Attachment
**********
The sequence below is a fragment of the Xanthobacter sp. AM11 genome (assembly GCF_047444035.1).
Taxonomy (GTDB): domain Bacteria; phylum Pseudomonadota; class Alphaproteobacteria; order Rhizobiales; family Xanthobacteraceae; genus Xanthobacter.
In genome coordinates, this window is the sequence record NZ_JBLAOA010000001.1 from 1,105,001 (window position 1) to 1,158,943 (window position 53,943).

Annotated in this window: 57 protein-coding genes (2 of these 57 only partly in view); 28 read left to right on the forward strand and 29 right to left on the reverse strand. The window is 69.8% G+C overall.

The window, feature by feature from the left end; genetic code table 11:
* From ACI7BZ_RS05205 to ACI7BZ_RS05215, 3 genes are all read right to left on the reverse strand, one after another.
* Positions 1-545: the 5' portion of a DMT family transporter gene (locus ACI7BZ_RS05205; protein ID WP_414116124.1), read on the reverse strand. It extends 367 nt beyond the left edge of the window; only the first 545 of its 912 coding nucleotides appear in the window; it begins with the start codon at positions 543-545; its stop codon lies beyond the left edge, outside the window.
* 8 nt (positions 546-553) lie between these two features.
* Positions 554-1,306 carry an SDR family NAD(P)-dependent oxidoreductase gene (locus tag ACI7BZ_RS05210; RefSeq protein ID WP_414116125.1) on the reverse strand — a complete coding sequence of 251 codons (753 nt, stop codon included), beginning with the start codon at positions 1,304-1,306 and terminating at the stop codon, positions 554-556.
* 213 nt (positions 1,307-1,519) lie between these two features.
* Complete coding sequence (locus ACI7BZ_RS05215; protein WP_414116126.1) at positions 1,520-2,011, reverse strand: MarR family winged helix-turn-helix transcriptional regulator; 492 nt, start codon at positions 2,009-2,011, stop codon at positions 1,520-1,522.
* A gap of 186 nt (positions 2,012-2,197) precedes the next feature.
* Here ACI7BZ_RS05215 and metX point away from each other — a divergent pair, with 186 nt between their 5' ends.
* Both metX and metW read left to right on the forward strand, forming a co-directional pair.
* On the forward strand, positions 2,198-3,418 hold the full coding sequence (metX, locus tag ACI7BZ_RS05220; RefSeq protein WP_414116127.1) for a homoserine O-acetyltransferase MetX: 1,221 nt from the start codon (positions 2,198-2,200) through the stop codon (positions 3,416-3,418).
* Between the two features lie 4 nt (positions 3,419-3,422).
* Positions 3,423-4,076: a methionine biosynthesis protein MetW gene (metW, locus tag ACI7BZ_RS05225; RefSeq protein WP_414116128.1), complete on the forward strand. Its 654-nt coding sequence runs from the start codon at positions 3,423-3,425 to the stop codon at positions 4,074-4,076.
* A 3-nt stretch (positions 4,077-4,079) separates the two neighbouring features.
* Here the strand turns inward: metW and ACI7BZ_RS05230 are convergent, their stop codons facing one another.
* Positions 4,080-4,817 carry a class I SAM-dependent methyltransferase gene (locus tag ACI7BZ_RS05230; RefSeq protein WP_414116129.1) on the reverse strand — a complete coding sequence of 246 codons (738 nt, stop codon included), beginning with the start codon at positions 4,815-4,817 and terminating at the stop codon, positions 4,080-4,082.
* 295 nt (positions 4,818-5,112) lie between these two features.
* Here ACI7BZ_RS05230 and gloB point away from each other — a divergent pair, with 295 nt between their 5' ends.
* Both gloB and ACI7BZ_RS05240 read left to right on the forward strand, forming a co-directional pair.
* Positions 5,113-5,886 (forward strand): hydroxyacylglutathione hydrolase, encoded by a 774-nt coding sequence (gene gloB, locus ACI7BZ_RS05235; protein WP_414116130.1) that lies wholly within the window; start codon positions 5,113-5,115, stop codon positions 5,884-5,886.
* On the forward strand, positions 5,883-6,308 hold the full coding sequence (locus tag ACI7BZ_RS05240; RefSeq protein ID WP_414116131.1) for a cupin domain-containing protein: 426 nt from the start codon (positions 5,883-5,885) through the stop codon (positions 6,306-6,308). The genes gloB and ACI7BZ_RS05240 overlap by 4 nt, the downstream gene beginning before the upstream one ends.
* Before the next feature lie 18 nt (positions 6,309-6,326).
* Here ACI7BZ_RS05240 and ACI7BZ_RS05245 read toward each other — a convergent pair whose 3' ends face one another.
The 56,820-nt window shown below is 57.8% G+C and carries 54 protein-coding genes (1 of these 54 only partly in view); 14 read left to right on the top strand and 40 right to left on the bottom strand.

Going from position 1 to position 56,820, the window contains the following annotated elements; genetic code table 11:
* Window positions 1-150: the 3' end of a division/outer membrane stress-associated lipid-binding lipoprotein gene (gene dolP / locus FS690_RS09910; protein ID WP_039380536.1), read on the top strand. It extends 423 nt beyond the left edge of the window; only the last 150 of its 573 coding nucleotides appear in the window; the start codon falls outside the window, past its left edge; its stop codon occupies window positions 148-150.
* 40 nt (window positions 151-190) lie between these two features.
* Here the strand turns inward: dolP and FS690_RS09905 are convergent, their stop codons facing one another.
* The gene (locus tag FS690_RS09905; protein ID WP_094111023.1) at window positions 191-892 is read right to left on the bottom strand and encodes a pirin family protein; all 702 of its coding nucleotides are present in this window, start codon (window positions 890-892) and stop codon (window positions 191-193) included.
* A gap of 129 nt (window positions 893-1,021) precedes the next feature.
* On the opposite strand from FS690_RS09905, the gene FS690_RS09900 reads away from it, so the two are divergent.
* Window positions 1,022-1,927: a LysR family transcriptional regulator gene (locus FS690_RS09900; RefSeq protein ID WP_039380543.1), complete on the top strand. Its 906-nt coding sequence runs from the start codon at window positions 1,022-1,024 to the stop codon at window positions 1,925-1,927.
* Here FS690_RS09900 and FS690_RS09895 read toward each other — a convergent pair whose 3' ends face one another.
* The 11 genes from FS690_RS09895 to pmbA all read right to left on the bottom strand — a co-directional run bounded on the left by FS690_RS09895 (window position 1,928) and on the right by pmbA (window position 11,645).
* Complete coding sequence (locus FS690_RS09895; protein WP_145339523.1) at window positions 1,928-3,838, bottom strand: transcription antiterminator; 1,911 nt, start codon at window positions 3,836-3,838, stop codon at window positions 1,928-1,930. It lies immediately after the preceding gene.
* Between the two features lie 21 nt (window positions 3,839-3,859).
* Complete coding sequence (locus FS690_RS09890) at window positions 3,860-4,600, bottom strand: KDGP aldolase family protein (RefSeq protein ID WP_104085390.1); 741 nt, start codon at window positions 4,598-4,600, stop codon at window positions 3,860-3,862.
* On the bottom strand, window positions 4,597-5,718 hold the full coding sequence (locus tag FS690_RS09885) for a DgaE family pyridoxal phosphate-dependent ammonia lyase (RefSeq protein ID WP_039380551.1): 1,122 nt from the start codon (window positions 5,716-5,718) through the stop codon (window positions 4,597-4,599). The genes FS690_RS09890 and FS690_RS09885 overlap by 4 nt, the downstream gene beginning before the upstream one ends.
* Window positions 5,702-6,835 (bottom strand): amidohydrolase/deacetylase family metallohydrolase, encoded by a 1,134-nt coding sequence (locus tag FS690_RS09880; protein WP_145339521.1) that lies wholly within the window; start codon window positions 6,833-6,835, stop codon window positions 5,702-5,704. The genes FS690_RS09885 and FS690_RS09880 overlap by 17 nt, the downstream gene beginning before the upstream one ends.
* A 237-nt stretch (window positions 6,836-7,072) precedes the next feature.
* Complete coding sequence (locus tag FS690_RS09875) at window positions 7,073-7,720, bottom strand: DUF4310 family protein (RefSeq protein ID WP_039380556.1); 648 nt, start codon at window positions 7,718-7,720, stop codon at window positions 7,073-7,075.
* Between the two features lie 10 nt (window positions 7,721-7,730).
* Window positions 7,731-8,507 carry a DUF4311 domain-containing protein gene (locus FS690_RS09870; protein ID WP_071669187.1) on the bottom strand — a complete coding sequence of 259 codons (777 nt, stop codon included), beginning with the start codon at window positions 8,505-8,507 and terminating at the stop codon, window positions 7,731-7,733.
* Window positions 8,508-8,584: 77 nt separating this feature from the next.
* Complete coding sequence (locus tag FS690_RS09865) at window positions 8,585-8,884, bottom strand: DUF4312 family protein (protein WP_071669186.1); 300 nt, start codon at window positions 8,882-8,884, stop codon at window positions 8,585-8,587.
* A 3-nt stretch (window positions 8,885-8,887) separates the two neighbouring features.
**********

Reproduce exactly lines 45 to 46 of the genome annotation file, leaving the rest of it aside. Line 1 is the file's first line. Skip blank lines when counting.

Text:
* Complete coding sequence (locus tag FS690_RS09875) at window positions 7,073-7,720, bottom strand: DUF4310 family protein (RefSeq protein ID WP_039380556.1); 648 nt, start codon at window positions 7,718-7,720, stop codon at window positions 7,073-7,075.
* Between the two features lie 10 nt (window positions 7,721-7,730).